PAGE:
As an example of our thinking, over July and August, Cratus has been running a consultation campaign for a major transport sector client across a number of London boroughs. Knowing that the type of person with the motivation or the free time to attend one of our formal exhibitions is not necessarily representative of the entire population, we broadened our engagement strategy to an additional series of nine ‘pop-up’ exhibitions around key locations in the same boroughs. The results have been enlightening. Where our online feedback form and our formal exhibition events – two bastions of the already-engaged – saw opposition to our client’s proposals in excess of 65%, the pop-up events have offered a different story. Setting up stalls in shopping centres, markets, festivals and transport hubs, we have been engaging and explaining the proposals to ordinary people in the places they already are.
The results are almost mirrored. Between 60-70% of people who filled out our feedback forms at the pop-ups have expressed varying levels of support for what the client wants to achieve. People’s focus in this setting has been less about perceived negative impacts, and far more about jobs, public transport provision, their local environment and economic benefits to the area.
In light of these findings, we have to ask – which of these feedback channels is the ‘right’ one? Which one is more legitimate, more representative? The correct answer is of course both of them, and the key lesson to be learned is that industry shouldn’t allow itself to be led by a policy context which suggests a very prescriptive model of engagement – leaflet, boards, community hall, rinse, repeat.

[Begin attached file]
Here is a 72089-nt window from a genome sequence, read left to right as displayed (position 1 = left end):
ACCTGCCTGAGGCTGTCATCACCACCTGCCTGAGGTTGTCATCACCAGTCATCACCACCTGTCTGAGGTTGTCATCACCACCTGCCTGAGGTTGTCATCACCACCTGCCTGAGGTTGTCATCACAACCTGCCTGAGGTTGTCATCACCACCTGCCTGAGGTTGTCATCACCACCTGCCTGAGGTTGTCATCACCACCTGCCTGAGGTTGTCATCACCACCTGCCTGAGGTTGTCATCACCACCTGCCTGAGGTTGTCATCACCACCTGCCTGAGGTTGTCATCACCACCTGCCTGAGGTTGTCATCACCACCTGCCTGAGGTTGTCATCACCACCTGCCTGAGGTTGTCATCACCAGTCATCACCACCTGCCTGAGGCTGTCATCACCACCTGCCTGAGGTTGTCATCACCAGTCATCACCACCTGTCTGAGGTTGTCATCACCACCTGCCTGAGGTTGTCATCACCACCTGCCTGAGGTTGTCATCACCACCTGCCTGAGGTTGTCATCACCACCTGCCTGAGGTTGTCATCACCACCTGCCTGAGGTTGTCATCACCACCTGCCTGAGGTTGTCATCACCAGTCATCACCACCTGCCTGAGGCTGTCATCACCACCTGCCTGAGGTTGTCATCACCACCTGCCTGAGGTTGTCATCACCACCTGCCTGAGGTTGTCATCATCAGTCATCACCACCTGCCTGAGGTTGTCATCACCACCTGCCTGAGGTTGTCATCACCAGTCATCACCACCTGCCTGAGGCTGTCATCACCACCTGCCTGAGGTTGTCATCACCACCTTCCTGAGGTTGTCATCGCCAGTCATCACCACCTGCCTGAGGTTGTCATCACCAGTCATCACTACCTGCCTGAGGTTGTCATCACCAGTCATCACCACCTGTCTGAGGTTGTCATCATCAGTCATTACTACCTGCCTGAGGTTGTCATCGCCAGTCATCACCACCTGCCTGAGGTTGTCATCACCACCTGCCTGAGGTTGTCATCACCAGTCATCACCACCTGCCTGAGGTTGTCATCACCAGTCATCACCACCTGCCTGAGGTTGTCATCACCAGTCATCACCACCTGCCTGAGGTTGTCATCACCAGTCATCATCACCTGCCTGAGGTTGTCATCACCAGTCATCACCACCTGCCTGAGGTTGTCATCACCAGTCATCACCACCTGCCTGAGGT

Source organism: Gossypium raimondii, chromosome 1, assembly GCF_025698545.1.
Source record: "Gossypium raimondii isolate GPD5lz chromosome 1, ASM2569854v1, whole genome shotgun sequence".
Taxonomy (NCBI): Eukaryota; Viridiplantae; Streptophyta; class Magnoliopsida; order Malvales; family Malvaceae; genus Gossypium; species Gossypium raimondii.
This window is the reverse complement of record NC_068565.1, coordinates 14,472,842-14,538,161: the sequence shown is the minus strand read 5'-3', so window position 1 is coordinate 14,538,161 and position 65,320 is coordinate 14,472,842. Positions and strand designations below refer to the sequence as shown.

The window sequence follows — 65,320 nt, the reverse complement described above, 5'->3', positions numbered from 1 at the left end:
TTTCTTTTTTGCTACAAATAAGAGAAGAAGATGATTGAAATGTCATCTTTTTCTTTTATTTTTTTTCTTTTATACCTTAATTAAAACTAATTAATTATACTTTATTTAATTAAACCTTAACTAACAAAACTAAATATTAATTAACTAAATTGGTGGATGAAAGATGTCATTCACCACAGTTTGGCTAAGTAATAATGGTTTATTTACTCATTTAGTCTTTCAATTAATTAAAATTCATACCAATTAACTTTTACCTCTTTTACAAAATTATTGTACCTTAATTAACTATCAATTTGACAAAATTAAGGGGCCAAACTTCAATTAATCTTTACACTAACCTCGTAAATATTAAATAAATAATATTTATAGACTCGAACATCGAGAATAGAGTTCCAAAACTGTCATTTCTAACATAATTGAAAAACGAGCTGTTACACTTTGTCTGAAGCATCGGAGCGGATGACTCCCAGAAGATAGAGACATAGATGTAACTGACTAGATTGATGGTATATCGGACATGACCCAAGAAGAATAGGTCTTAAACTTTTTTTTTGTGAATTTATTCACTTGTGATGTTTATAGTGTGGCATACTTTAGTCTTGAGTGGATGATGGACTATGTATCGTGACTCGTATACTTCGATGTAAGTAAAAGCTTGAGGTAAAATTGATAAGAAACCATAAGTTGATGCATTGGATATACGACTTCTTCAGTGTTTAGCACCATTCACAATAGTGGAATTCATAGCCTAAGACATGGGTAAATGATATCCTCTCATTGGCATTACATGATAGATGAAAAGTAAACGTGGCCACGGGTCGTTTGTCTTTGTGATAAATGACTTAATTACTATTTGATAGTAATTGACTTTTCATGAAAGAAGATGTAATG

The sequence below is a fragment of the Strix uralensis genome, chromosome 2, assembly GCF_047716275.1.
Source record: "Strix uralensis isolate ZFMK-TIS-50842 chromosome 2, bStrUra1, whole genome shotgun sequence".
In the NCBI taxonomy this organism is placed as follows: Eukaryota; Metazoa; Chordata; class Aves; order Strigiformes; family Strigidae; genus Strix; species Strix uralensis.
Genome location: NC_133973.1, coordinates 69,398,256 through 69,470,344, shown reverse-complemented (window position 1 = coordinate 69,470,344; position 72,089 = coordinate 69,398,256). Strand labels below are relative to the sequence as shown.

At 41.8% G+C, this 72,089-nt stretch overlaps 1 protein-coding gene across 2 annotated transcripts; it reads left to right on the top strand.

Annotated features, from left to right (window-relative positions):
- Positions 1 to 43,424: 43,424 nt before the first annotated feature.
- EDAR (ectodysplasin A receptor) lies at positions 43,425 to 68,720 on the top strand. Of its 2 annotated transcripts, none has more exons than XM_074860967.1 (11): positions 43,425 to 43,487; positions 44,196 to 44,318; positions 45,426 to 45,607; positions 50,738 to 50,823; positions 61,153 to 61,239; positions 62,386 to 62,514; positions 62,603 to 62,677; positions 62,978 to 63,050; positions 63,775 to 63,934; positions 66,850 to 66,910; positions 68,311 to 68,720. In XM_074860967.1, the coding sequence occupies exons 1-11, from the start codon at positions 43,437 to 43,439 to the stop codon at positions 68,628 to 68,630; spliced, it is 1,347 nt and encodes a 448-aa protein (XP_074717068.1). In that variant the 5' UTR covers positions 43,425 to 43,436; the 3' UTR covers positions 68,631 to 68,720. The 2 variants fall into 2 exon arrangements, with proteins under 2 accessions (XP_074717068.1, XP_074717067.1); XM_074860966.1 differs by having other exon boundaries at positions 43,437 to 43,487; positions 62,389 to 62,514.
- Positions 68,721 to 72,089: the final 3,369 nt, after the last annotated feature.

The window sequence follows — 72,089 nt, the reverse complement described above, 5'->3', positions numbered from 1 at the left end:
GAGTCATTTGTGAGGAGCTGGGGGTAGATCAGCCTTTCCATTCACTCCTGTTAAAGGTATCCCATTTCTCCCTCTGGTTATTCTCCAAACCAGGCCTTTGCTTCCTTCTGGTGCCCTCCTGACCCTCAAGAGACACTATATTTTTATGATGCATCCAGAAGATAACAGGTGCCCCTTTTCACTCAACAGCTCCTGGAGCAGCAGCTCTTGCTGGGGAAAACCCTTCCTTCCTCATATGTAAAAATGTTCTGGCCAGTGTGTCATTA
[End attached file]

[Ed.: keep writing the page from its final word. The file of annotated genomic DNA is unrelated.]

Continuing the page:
Developments such as innovation in online engagement have had a positive effect, but there is always the worry that young people, people without English as a first language, or people who are new to an area are being consulted in name only.
We can never risk the complacency that means the same faces turn up at consultation events, with the rest of the community oblivious. We can never stop trying to reach the widest possible group of people, in a way that they want to be reached.
If you would like to learn more about Cratus Planning please drop Cathal Kavanagh a line.